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    Thank you all for your comments they all are really very interesting. I am going to try and use available light where possible. I have just purchased two 1000W halogen lights with softboxes which are fully adjustable and are 3200K. I hope these will come in handy in tricky light situations, also I want good DOF so some shots will be about 1 second and over which could be quite difficult for the sitter, I will have to learn to use them properly.

    I have no deadlines at the moment for the images and the artists have let me come back to re-shoot, which i don’t suppose Newman had the luxury off with his magazine deadlines and all that. It is great getting to know such interesting characters and I although have found it quite hard work it is very rewarding.

    Just out of interest and rather a rudimentary question but if i take a meter reading from both side of the face, one in shadow and the other not (i.e. from window light) How many stops to i have to play with to retain detail in the shadow rather than it just going black. I presume its about 1 to 2 but have never really got it down to a fine art!

    Have attached a few examples of the type of work i have done in the past for those interested.

    thanks all
    Attached Thumbnails Attached Thumbnails John Mcgill.jpg   jm11.jpg   jm2.jpg  
    Last edited by Davec101; 01-24-2007 at 02:00 AM. Click to view previous post history.
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  8. #8
    Davec101's Avatar
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    Quote Originally Posted by David H. Bebbington View Post
    If you want to post a specific image, we could analyse it in more detail, but in general assume "Rembrandt" lighting, i.e a strongly diffused sidelight. If Newman used bounced floods (bounced off walls) this was only because floods with small reflectors were easier to carry (but unsuitable for direct lighting because of harsh shadows) and because softboxes only really came in with strobe lighting (softboxes or other cloth diffusers catch fire if they get too hot!).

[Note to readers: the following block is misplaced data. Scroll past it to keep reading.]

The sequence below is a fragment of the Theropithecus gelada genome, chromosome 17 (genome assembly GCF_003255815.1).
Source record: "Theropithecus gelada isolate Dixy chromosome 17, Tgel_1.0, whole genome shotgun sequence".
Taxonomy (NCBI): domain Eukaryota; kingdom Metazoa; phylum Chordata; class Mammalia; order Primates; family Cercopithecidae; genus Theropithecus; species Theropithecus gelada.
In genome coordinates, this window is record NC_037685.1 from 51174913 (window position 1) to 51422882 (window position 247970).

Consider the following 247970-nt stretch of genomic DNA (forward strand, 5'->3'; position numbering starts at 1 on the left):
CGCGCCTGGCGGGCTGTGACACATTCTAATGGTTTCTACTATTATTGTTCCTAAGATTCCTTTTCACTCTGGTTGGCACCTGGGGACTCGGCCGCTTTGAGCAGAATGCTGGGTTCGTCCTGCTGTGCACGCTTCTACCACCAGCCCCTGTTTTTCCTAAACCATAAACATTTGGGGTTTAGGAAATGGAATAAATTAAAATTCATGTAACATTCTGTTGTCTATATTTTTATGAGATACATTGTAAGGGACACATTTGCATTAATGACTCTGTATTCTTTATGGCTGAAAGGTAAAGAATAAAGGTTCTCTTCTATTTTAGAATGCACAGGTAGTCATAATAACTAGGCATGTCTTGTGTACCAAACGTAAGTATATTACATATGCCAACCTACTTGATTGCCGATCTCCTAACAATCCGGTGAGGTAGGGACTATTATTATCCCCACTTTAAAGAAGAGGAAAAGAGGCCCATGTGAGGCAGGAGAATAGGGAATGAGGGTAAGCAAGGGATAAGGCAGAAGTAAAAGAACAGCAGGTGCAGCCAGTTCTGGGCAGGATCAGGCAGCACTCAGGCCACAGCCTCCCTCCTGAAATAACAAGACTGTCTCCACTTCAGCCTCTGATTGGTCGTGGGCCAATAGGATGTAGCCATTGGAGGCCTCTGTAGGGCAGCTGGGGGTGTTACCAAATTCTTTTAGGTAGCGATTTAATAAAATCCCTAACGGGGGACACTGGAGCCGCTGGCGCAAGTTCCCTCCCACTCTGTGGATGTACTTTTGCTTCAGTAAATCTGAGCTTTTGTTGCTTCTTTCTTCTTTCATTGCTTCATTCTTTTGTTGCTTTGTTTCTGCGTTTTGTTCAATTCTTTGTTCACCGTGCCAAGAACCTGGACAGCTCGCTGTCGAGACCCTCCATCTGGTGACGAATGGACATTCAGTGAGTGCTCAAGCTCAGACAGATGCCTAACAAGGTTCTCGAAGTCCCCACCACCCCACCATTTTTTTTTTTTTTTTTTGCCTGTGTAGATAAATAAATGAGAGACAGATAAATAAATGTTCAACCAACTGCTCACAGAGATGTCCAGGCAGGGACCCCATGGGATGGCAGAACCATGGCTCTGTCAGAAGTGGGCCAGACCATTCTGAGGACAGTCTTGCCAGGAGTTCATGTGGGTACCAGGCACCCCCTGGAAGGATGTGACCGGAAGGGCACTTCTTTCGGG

Regards,

    David
    David, Thanks for the offer, i will scan in a few of my favorite images that i am having trouble working out the lighting set-up and post them later. By Rembrant lighting do you mean like the image attached?

    cheers
    Attached Thumbnails Attached Thumbnails MondriaanPiet.gif  
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  9. #9
    David H. Bebbington's Avatar
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    The example you posted is certainly made with diffuse sidelight, very likely a window, since it is just possible, I think, to see the shadow of a window bar across the easel - that's the trouble with pesky daylight, unless a window faces due north there's always the chance of the sun coming out or going in when not wanted. In this picture, Newman seems to have relied on the light walls to fill in the shadows. "Rembrandt" lighting is of course nothing more than diffuse sidelight but often with a dark background so that the overall effect is a lot moodier. As Gordon Moat has observed, a reflector is a very handy thing - there are high-tech reflectors (Lastolite, etc.) which fold up into a 15" bag or so but open out to a good size. The 1000 W lamps you have bought sound pretty useful, as long as they have sufficient cooling to ensure that the softboxes don't catch fire and that the lamp bodies do not get too hot to handle! As you probably know, if you place identical lights so that one is 1.4x the distance from the subject that the other one is, you will get a 1-stop difference - twice the distance means 2 stops. You can also vary the lighting ratio even with one light and a reflector - the closer the lamp (in a key light position) and the further away the reflector, the higher the lighting ratio, and vice-versa.

    Regards,

    David